Author: Ron Stephenson, Consultant
This is the third blog in a series highlighting one HIT consultant’s experience taking his family on the road.
So, let’s recap. You’ve decided you want to take your family with you on your next health IT consulting contract. You’ve addressed it with your client and they’re on board. You’ve talked with family, friends and neighbors in your local support system, and getting help with the mail and other details at home are covered.
If you’ve got school age children, you’ll need a plan for educating on the go. Having school age children can be a big obstacle to committing to taking your HIT show on the road. We have a six-year-old and found our solution in a hybrid program which combines an online program with self-study. We’ve tried a complete “do-it-yourself” program but found that, for our little dude, having stronger guidance from a professional educator combined with the flexibility of self-study was the perfect fit. Every student’s and parent’s temperament is different, and this part takes research and possibly some trial and error. The resources available now compared to even a few years ago are plentiful and with some effort you’re sure to find the right fit for your family.
Typically, I travel the first month of HIT consulting projects on my own. The first weeks of a project tends to be higher intensity as I’m getting acclimated and learning my role. I use the evenings for reconnaissance, checking for the best accommodations and rates and getting a feel for the local amenities. If our national gym isn’t in the town where we’re working, we usually join a gym locally. Having a Kid’s Club option is a high priority. Some days it’s the only chance our little guy gets to run around a bit, and it affords my wife and I some time to have grown up talk without little ears nearby. Be sure to check out the laundry facilities of the places you’re considering staying. Doing laundry is a constant on the road and good facilities can make a huge difference. Once I’ve found the right accommodations and I’m settled into the project, we notify our support group back home, book the flight and make the trip to our new, temporary home.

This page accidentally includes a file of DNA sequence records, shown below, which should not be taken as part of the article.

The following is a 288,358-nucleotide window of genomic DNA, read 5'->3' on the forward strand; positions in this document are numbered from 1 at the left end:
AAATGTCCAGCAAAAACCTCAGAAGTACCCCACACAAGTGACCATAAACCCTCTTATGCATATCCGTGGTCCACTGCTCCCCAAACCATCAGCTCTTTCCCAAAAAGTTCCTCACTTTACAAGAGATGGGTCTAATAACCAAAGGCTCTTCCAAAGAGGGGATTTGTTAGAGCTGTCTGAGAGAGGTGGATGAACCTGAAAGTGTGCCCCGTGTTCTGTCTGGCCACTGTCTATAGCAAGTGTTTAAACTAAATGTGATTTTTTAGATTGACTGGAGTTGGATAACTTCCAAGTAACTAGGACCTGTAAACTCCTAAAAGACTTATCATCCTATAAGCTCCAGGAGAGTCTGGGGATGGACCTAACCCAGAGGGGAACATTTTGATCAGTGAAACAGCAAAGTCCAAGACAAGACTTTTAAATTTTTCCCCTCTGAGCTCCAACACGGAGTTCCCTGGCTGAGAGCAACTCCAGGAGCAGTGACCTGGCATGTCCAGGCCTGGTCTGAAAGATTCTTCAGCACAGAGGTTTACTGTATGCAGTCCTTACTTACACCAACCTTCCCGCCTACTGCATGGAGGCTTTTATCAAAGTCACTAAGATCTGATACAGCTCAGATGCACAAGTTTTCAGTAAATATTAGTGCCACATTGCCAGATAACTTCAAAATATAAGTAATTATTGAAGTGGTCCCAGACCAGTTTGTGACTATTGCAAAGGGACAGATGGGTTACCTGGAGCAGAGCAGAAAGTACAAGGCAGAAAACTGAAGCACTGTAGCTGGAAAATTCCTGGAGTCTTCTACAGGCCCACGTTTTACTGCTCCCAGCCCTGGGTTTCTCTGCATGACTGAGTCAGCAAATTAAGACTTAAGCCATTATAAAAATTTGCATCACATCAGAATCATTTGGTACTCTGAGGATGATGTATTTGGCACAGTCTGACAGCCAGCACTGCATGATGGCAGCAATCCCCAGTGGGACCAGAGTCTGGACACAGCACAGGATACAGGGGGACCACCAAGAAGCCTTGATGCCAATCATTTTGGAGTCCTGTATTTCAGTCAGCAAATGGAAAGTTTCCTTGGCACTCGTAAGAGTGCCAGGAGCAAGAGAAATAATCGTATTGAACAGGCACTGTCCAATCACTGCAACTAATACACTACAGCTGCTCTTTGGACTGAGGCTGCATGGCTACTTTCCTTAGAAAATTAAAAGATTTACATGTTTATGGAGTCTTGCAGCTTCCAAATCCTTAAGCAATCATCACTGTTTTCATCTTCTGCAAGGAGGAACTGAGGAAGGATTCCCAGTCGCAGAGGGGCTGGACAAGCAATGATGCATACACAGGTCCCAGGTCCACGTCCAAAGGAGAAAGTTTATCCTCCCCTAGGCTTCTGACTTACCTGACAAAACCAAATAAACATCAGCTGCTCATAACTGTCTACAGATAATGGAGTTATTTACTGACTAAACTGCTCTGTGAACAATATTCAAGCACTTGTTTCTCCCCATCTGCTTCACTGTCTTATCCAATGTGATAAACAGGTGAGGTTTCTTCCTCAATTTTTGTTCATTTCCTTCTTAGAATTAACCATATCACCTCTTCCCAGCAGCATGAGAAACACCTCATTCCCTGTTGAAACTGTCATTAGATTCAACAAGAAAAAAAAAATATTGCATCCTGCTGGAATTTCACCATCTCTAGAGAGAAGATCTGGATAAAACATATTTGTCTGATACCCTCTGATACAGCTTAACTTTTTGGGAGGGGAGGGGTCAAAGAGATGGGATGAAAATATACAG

When planning to make your semi-temporary move, weather will play a major role in dictating what you’ll bring. A fall/winter gig in New York City will require a different wardrobe than a spring/summer project in Miami. We try to pack for the season we’re in and plan for a trip home to exchange clothes when the weather changes. Winter projects always mean more suitcases!
Once we’re on-site, we make minor modifications to the hotel room to better accommodate our long term stay. We set up a dedicated school area for our first grader. We replace the thick hotel hangers with thin wire hangers to make room in the small closets. When possible, we’ll ask the hotel to remove extraneous or decorative items that consume valuable space. We’ll also ask for an extra night stand or dresser if there is room and the hotel can accommodate us. Every situation is a little bit different.
Some of the items we don’t leave home without: hooks for over the doors (such a little item that makes a big difference), our Amazon Firestick, our Vitamix blender (I know, this makes us kind of high maintenance!) and a good, sharp kitchen knife.
Once we’re settled in, we start the process of finding necessary local amenities. In the next blog, we’ll cover these details along with steps we take to acclimate to a new community.
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